When children can’t go to school

Before we know it, summer routines will end and children will return to school. But for more than 500,000 Palestinian children throughout the Middle East, schools may not be able to open in the fall.

It has been five months since the U.S. announced it would be withholding most of its funding from the U.N. agency that provides services to Palestinian refugees. In addition to operating nearly 700 schools, the United Nations Relief and Works Agency (UNRWA) provides food assistance, health care and other services to Palestinian refugees in the West Bank, Gaza, Jordan, Lebanon and Syria.

Lebanon is an MCC country of sensitivity. While this photo has been vetted and may be used without further checking, please consult the MCC content and vetting policy when communicating about countries of sensitivity in general.
A boy (name not used for security reasons) participates in psychosocial activities run by MCC partner Popular Aid for Relief and Development (PARD) in southern Lebanon. PARD has worked for years in Palestinian areas in southern Lebanon and began psychosocial activities to give Syrian and Palestinian refugees tools to address trauma and a chance to express themselves and grow in confidence. Activities are held on Friday mornings at community centers and schools, including this one in Jim Jeem, a Palestinian area in southern Lebanon. Activities are held on Friday mornings during the school year but run for five hours two days per week during spring, summer and winter school vacations.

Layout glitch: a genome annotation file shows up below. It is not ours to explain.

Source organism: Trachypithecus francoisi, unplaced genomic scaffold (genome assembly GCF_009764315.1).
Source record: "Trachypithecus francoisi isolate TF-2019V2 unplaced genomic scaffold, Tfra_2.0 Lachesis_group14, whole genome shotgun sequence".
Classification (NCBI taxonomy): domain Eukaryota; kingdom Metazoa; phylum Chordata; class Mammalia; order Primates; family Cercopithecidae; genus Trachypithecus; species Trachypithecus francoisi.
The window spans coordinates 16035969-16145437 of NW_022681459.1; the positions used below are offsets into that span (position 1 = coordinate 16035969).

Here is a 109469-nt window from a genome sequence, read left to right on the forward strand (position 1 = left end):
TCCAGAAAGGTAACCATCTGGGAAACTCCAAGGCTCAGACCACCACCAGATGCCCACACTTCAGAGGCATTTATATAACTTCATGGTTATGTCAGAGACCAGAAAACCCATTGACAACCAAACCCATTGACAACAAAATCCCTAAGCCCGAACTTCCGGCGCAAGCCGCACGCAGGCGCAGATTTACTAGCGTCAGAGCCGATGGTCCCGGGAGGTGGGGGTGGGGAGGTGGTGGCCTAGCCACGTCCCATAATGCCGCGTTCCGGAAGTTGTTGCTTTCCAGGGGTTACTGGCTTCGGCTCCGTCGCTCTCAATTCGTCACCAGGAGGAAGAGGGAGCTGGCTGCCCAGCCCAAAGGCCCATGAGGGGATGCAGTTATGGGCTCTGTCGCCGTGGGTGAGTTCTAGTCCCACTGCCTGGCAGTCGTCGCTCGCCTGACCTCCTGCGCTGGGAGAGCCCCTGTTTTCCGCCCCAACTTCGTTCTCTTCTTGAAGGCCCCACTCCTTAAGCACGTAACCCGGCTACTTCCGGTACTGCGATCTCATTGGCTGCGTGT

It is unclear exactly what has led to the freeze, although President Trump tweeted in January that Palestinians give the U.S. “no appreciation or respect” for the aid that they have received. The U.S. has also held up economic assistance for the West Bank and Gaza.

UNRWA has been trying to make up its funding shortfall with contributions from other countries. But it is still far short of what it needs. In March, Rita Hamdan, the director of an organization that serves Palestinians in Lebanon, predicted “catastrophic effects” if UNRWA funds are not restored. Mennonite Central Committee provides support to Hamdan’s organization, Popular Aid for Relief and Development.

“Palestinians,” Hamdan said, “are always [seen as] a political or security entity—not human beings.” The ability of children to go to school or to have enough food to eat should not be a matter of political debate. No one benefits when children are not able to go to school, when people no longer receive emergency food assistance, when communities no longer have health clinics, or when 22,000 teachers lose their jobs.

The prophet Isaiah warned those who take advantage of people in need: “Ah, you who make iniquitous decrees, who write oppressive statutes, to turn aside the needy from justice and to rob the poor of my people of their right, that widows may be your spoil, and that you may make the orphans your prey!” (Isaiah 10:1-2)

Political leaders in the U.S. and in the Middle East should be working to address the dire humanitarian crises throughout the region, not exacerbating them. Please take a moment to ask your members of Congress to restore funding to UNRWA.


Click here for more by Rachelle Lyndaker Schlabach.